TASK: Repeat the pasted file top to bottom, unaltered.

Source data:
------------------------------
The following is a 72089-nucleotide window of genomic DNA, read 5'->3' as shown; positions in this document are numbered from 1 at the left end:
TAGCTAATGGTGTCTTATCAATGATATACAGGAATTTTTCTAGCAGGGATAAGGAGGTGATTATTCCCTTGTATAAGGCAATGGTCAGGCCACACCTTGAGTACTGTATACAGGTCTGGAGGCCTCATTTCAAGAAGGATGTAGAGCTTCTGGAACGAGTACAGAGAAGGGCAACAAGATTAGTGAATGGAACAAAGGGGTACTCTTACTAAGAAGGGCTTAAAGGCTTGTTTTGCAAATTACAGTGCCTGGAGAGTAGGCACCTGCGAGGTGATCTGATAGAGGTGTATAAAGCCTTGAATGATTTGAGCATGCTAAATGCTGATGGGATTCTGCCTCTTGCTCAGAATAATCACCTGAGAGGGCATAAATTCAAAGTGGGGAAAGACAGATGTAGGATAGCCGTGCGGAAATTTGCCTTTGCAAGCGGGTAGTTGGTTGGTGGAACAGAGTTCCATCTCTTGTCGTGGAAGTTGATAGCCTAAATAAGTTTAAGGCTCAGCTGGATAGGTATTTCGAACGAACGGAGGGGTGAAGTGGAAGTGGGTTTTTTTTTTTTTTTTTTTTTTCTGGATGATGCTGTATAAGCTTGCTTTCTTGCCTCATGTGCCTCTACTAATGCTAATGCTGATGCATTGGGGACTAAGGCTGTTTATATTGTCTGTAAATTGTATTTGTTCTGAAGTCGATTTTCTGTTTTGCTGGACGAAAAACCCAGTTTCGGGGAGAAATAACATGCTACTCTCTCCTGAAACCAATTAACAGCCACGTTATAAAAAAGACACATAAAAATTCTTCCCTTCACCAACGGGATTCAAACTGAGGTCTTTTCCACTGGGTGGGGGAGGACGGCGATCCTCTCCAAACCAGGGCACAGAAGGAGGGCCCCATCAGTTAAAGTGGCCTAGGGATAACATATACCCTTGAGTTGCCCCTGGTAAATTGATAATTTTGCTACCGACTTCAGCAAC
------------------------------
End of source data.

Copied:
The following is a 72089-nucleotide window of genomic DNA, read 5'->3' as shown; positions in this document are numbered from 1 at the left end:
TAGCTAATGGTGTCTTATCAATGATATACAGGAATTTTTCTAGCAGGGATAAGGAGGTGATTATTCCCTTGTATAAGGCAATGGTCAGGCCACACCTTGAGTACTGTATACAGGTCTGGAGGCCTCATTTCAAGAAGGATGTAGAGCTTCTGGAACGAGTACAGAGAAGGGCAACAAGATTAGTGAATGGAACAAAGGGGTACTCTTACTAAGAAGGGCTTAAAGGCTTGTTTTGCAAATTACAGTGCCTGGAGAGTAGGCACCTGCGAGGTGATCTGATAGAGGTGTATAAAGCCTTGAATGATTTGAGCATGCTAAATGCTGATGGGATTCTGCCTCTTGCTCAGAATAATCACCTGAGAGGGCATAAATTCAAAGTGGGGAAAGACAGATGTAGGATAGCCGTGCGGAAATTTGCCTTTGCAAGCGGGTAGTTGGTTGGTGGAACAGAGTTCCATCTCTTGTCGTGGAAGTTGATAGCCTAAATAAGTTTAAGGCTCAGCTGGATAGGTATTTCGAACGAACGGAGGGGTGAAGTGGAAGTGGGTTTTTTTTTTTTTTTTTTTTTTCTGGATGATGCTGTATAAGCTTGCTTTCTTGCCTCATGTGCCTCTACTAATGCTAATGCTGATGCATTGGGGACTAAGGCTGTTTATATTGTCTGTAAATTGTATTTGTTCTGAAGTCGATTTTCTGTTTTGCTGGACGAAAAACCCAGTTTCGGGGAGAAATAACATGCTACTCTCTCCTGAAACCAATTAACAGCCACGTTATAAAAAAGACACATAAAAATTCTTCCCTTCACCAACGGGATTCAAACTGAGGTCTTTTCCACTGGGTGGGGGAGGACGGCGATCCTCTCCAAACCAGGGCACAGAAGGAGGGCCCCATCAGTTAAAGTGGCCTAGGGATAACATATACCCTTGAGTTGCCCCTGGTAAATTGATAATTTTGCTACCGACTTCAGCAAC